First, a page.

A Sea of Illiteracy. When West Virginia separated from Virginia in 1863, the Old Dominion had no statewide system of free schools. Illiteracy prevailed throughout the state and was appalling in mountainous sections. Robert Hager, a Boone County Representative in the West Virginia constitutional convention of 1861, asserted that he knew men and women in his county who had never even seen a schoolhouse. ...

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Chapter 9: Antebellum Economic Life

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pp. 80-89

Economic Diversity. Throughout most of the nineteenth century, economic life in West Virginia centered on agriculture. The amount and distribution of rainfall, length of the growing season, retention of moisture and soil fertility by vast forestlands, and exceedingly rich lands along the streams and in mountain valleys favored the cultivation of a wide variety of crops and the promotion of...

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Chapter 10: Conflict with Eastern Virginia

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pp. 90-98

The Seeds of Diversity. The dramatic separation of West Virginia from Virginia during the Civil War sprang from no sudden impulse but from an accumulation of differences and grievances. Physiographically, economically, and culturally, the Eastern Panhandle was an integral part of the upper Potomac Valley and, like adjacent parts of Virginia and Maryland, a hinterland of coastal...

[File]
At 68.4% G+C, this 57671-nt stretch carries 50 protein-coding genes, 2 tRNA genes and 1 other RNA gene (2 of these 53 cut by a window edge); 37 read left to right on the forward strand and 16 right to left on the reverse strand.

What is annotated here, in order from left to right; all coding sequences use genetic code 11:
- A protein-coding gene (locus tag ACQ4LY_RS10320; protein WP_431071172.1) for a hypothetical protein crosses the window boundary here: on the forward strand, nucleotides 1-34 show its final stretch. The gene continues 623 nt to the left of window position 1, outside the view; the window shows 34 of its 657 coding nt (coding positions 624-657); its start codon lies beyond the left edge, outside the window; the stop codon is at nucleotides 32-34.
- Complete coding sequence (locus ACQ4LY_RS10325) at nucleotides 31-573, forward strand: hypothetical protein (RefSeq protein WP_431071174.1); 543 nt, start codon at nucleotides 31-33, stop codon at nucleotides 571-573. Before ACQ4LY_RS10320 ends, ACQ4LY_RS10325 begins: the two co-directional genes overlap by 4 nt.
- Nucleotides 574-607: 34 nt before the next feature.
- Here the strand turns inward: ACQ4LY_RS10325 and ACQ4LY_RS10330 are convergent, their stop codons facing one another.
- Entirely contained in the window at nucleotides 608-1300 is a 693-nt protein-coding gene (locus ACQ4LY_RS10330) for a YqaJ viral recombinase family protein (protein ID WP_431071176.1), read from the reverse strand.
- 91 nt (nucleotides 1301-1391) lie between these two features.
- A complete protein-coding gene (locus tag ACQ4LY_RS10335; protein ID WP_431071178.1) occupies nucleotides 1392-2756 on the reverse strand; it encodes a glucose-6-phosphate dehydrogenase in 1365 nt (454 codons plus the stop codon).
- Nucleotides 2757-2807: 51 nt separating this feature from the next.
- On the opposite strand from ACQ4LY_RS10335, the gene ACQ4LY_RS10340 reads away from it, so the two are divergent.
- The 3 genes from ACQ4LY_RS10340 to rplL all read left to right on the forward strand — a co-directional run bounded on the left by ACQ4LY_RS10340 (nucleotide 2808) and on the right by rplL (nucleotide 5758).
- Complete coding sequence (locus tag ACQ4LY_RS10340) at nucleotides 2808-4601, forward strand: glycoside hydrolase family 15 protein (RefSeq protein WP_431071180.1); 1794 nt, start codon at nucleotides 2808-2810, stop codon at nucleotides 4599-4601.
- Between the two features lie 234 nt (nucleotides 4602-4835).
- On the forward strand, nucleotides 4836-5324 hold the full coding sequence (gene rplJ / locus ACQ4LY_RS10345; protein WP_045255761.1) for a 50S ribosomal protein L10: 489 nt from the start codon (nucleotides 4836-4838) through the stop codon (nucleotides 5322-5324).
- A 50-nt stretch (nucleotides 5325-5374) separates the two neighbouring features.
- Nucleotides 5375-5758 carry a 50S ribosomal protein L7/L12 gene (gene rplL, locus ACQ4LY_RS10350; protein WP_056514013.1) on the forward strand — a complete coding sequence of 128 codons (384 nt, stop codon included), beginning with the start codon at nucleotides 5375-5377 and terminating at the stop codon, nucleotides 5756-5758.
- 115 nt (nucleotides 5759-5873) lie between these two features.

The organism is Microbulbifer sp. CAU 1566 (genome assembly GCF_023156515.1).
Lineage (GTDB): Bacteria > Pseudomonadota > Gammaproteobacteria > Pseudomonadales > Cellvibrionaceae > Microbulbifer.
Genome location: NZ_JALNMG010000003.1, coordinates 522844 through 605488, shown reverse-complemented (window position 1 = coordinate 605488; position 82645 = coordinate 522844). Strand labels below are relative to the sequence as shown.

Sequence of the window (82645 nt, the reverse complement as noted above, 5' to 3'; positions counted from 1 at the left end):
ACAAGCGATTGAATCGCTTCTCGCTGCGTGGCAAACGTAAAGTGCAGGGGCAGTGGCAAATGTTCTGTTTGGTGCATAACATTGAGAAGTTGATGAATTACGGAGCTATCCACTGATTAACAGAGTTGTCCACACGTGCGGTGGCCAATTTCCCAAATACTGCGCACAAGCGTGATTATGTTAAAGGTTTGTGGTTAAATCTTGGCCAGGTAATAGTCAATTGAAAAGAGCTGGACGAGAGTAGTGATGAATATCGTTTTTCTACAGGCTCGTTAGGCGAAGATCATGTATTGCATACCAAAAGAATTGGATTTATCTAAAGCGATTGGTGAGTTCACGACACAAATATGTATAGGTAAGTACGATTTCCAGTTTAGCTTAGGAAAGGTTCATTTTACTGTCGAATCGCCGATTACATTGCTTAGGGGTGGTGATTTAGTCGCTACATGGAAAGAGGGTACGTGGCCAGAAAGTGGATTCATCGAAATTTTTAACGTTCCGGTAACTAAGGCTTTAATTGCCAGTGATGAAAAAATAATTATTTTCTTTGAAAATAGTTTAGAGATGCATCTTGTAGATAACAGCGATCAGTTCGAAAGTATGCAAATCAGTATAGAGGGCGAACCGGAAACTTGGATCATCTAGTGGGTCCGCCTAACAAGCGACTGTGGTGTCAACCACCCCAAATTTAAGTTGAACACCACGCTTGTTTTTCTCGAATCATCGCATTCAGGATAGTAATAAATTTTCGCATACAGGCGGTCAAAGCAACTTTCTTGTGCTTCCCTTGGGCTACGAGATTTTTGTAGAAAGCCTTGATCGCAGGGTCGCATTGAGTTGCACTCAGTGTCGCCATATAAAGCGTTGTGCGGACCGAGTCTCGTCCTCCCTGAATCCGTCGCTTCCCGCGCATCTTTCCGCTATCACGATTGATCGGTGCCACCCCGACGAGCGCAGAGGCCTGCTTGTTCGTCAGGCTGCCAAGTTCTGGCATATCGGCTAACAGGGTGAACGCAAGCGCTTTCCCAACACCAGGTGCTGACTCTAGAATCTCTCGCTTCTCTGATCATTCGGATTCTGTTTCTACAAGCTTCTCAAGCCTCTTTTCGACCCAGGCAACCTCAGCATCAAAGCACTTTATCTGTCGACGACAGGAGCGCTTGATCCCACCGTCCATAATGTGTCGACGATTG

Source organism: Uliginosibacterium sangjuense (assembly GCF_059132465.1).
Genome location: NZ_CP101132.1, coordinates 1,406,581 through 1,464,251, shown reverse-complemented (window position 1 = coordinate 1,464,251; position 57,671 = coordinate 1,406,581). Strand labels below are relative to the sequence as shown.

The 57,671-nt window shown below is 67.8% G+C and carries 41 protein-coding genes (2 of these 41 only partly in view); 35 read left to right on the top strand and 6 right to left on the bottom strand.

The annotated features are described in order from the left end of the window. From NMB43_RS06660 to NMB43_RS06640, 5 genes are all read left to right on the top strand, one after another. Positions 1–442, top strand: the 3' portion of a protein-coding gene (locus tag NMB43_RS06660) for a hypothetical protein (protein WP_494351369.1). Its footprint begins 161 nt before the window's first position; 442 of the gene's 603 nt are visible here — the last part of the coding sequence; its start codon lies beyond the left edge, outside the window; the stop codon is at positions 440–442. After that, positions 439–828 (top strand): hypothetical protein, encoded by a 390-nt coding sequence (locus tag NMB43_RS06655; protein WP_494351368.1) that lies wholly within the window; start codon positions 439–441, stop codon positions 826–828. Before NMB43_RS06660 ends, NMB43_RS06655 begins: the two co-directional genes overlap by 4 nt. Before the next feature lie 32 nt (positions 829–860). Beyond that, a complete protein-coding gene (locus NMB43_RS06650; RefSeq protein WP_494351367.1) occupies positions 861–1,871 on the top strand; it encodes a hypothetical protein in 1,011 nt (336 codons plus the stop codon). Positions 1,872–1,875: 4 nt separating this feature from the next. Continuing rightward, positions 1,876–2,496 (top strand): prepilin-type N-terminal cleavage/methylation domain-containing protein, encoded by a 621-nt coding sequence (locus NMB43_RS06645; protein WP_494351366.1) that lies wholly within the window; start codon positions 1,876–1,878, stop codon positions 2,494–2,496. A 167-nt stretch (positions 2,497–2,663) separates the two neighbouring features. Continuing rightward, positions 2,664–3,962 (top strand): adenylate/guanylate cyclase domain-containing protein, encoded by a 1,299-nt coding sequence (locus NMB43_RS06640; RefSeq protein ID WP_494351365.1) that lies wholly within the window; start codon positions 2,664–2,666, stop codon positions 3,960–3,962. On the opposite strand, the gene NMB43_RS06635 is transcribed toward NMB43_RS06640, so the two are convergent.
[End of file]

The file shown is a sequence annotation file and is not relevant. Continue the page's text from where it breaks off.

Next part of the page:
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Chapter 11: Politics and Slavery

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pp. 99-110

Conciliatory Politics.The decade of the 1850s began on a note of harmony in Virginia. The constitutional reforms of 1850-1851 removed some of the political issues that had divided eastern and western sections of the state for half a century. Whigs and Democrats had drawn closer together as a result of threats to Southern "rights" and the "peculiar institution" perceived in the Wilmot Proviso. ...

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Chapter 12: Secession and Reorganized Government

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pp. 111-123

Political Parties in Crisis. At the end of the 1850s national events far overshadowed the internal affairs of Virginia. Disruptive events such as the Kansas-Nebraska Act, the civil strife in Kansas, the Dred Scott decision, and John Brown's raid at Harpers Ferry became "wedges of separation" between North and South. ...

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Chapter 13: The Agony of War

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pp. 124-139

The Crystallizing of Allegiances. The adoption of a secession ordinance by Virginia, the firing upon Fort Sumter, the call of President Lincoln for volunteers, and events at Wheeling in early summer 1861 produced deep divisions among West Virginians. The crises "arrayed brother against brother, father against son, and neighbor against neighbor," heightening the tragedy of civil...